The second pattern can be observed at Dingqing and Pinghe. At Dingqing, meat and fish stalls are clustered near the main highway, with miscellaneous goods coming next, followed by fruit and vegetables (Fig. 4). The Pinghe market has two sections: parallel to the main highway there is the eastern market road with fruit and livestock and the western market road with food and miscellaneous goods. Further north there is an open area which has cooked food and clothing stalls on the western side and pork stalls at the far western end. In this pattern, meat and fish stalls are separated from those vending fruit and vegetables.

Fig. 4 Periodic Market at Dingqing

The third pattern is found at Sankeshu, where the market begins with miscellaneous goods and clothing near the main highway, followed by fruit and vegetables, then meat and fish (Fig. 5). Here, stalls vending meat and fish, and fruit and vegetables, rather than being closest to the market entrance, are situated the furthest away.

Fig. 5 Periodic Market at Sankeshu

With the exception of the third pattern, it can be seen that food stalls, particularly meat and fish, and fruit and vegetables, are generally concentrated at the entrance of the market near the main highway, where the largest number of people congregate. Regardless of some minor variations, we can say that the grouping of stalls according to commodity categories is a feature common to all periodic markets.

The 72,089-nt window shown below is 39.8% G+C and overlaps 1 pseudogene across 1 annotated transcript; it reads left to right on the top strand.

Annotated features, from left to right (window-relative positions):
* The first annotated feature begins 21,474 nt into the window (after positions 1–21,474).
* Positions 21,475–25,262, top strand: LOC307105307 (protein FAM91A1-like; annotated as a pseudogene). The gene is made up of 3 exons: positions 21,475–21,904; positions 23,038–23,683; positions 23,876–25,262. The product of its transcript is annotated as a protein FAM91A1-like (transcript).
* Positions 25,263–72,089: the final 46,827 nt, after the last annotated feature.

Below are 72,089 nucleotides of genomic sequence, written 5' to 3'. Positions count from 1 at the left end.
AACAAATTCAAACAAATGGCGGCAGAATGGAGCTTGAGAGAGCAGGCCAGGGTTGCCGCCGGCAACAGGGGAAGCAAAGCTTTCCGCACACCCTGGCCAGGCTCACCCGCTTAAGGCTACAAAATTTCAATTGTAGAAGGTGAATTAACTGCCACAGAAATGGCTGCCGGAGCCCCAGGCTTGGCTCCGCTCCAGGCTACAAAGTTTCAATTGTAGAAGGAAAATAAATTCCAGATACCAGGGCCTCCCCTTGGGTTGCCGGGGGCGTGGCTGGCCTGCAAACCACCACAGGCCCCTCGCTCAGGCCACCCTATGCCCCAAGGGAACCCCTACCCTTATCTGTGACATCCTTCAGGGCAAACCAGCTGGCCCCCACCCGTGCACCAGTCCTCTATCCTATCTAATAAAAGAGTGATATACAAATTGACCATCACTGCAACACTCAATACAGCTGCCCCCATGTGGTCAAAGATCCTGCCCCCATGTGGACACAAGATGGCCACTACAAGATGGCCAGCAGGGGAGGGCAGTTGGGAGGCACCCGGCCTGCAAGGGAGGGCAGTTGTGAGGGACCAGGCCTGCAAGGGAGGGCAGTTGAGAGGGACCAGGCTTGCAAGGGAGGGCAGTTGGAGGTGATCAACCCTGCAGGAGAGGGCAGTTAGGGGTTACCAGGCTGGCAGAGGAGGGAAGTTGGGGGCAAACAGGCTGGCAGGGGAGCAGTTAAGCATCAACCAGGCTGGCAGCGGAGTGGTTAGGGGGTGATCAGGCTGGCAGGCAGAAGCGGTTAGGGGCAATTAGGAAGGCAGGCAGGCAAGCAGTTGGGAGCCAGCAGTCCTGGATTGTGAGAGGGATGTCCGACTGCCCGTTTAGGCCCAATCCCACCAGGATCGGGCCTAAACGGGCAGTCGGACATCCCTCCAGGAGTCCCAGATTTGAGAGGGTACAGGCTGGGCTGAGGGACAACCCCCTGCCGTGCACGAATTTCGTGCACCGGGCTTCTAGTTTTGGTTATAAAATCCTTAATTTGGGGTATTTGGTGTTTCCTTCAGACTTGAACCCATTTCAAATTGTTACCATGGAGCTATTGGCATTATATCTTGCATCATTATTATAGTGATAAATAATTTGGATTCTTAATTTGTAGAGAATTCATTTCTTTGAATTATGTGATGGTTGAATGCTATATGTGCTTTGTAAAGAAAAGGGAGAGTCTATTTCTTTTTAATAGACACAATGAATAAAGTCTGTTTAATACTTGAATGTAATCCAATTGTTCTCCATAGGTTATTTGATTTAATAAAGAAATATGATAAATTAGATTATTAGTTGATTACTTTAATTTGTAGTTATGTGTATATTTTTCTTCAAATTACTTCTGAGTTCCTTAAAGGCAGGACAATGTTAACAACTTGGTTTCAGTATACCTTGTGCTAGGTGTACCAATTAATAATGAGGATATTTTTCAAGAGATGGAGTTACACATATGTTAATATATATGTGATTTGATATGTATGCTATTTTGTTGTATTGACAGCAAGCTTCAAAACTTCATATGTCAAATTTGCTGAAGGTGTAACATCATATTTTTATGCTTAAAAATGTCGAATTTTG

Next, let us examine the correlation between attendance at a market and the number and type of outdoor stalls and permanent shops. Zhemi has the largest number of outdoor stalls at 293, followed by Pinghe (228), Sankeshu (146), Mahuangtang (94), and Dingqing (93). Zhemi also has the highest attendance at peak periods (around 1,200 people), followed by Sankeshu (587), Mahuangtang (386), and Dingqing (194). These figures equate to 4.1 visitors per stall at Zhemi, 4.0 at Sankeshu, 4.1 at Mahuangtang, and 2.1 at ­Dingqing. Apart from Dingqing, the data indicates an average of around four visitors per stall at peak times, suggesting a strong correlation between the overall attendance and the number of stalls.